Quick Index Board Index Home FAQ Site Map
|Catherine's regression; Henry's line between thought and conduct
Written by Tom P2
(3/23/2009 6:42 p.m.)
in consequence of the missive, My opinion, penned by BarbaraB
It would be disappointing to think that Catherine is regressing - that her recent good sense regarding John Thorpe was just a flash in the pan. But I'm inclined to give her the benefit of the doubt for being a steady improver, on this basis: her infatuation with 'horrid' fiction is an older folly coming to the surface, not a newly acquired folly. It started in chapter 5 or 6, but was in abeyance all through the chapters that mentioned Blaize Castle, and only found an outlet in Volume II. (Go on, Catherine, get all those defects out in the open and then get rid of them. Good girl.)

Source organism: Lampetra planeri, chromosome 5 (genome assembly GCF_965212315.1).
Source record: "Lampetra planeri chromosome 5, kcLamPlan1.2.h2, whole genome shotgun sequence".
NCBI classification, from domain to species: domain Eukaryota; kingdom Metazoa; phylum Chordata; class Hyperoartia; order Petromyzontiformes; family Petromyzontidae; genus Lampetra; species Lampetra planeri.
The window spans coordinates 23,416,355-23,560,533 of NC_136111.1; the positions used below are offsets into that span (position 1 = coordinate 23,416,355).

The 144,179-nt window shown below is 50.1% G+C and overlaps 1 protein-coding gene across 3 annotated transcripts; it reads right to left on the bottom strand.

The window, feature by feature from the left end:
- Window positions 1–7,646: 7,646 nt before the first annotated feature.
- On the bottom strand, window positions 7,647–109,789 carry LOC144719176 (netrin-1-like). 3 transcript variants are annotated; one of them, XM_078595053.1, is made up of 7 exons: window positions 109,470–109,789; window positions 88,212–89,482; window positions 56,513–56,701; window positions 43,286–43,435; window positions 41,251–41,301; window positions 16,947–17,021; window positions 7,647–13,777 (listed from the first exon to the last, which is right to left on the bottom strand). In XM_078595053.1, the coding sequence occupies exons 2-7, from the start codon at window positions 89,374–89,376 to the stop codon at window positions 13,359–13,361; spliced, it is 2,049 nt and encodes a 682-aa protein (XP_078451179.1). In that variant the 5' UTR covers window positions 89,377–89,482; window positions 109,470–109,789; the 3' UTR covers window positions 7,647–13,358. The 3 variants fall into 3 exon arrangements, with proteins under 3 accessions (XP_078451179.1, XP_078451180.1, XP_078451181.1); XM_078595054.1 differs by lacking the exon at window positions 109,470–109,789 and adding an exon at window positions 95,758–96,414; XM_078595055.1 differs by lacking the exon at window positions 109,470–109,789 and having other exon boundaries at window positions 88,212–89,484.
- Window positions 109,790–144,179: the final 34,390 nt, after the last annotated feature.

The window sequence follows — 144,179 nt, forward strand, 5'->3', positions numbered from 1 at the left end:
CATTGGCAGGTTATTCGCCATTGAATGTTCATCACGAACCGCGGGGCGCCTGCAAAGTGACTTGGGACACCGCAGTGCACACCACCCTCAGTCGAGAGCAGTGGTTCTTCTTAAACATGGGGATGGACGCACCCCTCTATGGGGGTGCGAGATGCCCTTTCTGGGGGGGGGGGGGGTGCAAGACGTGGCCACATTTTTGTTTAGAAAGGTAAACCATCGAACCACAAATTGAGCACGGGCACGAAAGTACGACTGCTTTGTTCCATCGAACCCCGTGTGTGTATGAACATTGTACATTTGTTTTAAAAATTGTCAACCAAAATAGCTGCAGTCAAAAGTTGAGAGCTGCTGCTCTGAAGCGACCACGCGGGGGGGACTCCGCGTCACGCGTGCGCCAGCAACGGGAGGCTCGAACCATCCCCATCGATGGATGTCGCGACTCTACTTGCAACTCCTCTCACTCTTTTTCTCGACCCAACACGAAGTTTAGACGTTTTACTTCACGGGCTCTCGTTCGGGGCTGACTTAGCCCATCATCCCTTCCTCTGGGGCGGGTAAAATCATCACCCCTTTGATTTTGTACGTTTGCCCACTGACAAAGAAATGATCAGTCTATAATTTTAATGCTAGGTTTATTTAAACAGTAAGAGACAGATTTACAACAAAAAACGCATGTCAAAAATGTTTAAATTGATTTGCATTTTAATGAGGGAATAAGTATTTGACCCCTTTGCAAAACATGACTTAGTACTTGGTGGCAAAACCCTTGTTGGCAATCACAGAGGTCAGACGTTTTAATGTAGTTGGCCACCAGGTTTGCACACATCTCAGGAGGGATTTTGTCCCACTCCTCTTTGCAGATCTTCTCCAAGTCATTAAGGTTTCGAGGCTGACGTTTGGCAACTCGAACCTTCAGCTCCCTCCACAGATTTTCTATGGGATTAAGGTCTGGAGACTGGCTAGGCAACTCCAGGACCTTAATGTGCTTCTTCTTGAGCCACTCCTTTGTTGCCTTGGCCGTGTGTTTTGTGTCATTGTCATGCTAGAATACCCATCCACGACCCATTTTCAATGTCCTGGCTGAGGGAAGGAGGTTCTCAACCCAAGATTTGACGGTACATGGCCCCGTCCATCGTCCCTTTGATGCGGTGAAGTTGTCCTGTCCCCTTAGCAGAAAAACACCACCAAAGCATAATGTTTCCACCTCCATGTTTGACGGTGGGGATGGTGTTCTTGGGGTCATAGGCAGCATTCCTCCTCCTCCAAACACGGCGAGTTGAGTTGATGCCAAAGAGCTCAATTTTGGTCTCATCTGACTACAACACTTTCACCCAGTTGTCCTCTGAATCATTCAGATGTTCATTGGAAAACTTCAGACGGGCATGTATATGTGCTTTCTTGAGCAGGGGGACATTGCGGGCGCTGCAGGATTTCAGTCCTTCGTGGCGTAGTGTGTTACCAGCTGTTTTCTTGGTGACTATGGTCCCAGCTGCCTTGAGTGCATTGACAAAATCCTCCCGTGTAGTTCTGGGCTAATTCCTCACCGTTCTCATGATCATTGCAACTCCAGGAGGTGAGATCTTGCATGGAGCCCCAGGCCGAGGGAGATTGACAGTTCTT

Something that struck me this time was Henry's
We hear him repeatedly come out in favour of free thinking:
This contrasts with his constrained circumstances. His past behaviour must have been quite conciliatory, so as to accustom his father to no reluctance but of feeling, no opposing desire that should dare to clothe itself in words (ch30). Or, as BarbaraB put it, it's probably something the general's family has been doing for a long time to keep the peace.
That is to say, one does what one must, but thinks what one chooses.
Another of my favourite Austen characters, Elinor Dashwood, might well agree.
Groupread is maintained by Myretta with WebBBS 3.21.